You need to check if your projector is a short-throw projector or a long throw projector. Additionally, you should find you how well the zoom function works.
Short throw projectors can go close up to any wall or screen and still get a gigantic image.
Long-throw projectors, from a distance of around 10 feet, can get you a 100-inch screen. You will find many projectors capable of getting an even larger screen than this if you can place them far enough back.
There may be reasons why you can’t get the projector in the exact space to fill your screen. For example, there may be flight fittings preventing you from mounting in the correct place, or the furniture may need a total shift around to get the projector into the ideal spot.
This scenario is where the ‘zoom’ comes in handy, as it will let you reduce or increase the screen size. This function means you can get the screen size you want without necessarily having the perfect distance between the screen and projector.
Additionally, if mounting the projector, you’ll need to find a ceiling stud to ensure the projector is secure. There’s no guarantee this will be in the exact location needed to use the projector without using the zoom feature.
C. Keystone Adjustment
As much as possible, avoid using keystone adjustment for getting a perfectly rectangular picture.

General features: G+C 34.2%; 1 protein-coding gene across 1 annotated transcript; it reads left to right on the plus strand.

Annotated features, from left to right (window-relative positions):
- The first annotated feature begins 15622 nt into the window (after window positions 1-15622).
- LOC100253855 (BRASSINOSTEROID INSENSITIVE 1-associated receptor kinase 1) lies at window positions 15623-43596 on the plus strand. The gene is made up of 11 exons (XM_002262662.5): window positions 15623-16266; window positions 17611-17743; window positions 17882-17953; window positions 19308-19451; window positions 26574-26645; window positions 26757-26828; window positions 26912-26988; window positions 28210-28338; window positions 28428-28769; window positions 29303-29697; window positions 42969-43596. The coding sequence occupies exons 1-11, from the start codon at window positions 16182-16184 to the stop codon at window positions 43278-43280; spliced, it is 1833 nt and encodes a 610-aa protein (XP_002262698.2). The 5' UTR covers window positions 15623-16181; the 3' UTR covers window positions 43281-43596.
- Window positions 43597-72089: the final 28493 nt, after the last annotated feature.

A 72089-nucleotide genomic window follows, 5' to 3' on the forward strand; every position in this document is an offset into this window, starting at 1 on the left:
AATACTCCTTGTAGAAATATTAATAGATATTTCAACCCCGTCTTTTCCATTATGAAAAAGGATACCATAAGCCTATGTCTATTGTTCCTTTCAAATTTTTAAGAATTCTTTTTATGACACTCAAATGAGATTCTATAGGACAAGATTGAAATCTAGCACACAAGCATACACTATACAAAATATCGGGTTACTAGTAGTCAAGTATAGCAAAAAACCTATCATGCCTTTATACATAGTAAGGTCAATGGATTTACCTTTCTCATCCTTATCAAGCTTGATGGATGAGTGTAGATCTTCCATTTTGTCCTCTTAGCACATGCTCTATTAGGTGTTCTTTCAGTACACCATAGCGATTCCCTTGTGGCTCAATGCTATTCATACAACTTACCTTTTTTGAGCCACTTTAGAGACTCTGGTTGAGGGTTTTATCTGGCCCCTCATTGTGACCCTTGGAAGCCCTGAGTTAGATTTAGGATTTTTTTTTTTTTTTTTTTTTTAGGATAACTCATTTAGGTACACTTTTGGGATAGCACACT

Keystone adjustment is an electronic adjustment that will lead you to a lower resolution picture and reduce the image’s overall quality.
Get your perfect picture by determining perfect distance, angle (through lens shift if needed), and zoom.
3. PREVENT OVERHEATING
Projectors throw out a lot of heat while operating. If you want your projector to last longer and not get damaged by overheating, you need to ensure enough space for airflow around the machine.
Having the projector in an open space rather than a cabinet is a better idea. However, if using a cabinet, you could install fans to ensure that the heat is quickly dissipated.
If putting your projector in an open space, remember that it will blast out hot air. Having it in the vicinity of your seating area may lead to those close to the projector getting a bit hot and sweaty.
4. ADJUST FOR AMBIENT LIGHT
Even if you have a high-lumen projector, the sun is your enemy. If it breaks through the windows, even bright projectors will face some reduction in picture quality.
Additionally, don’t forget that as your projector gets older, the light it emits will dim. So while it may not be that badly affected by the sun in the first months or year, eventually, you are going to have to find a way to block out the light of the outside world. Blinds and heavy curtains are perfect for this.
Some people even find that the LED lights showing power on, and other things on projectors or laptops become a niggling frustration when watching something. To avoid this distraction, you can use electrical tape to cover these lights up.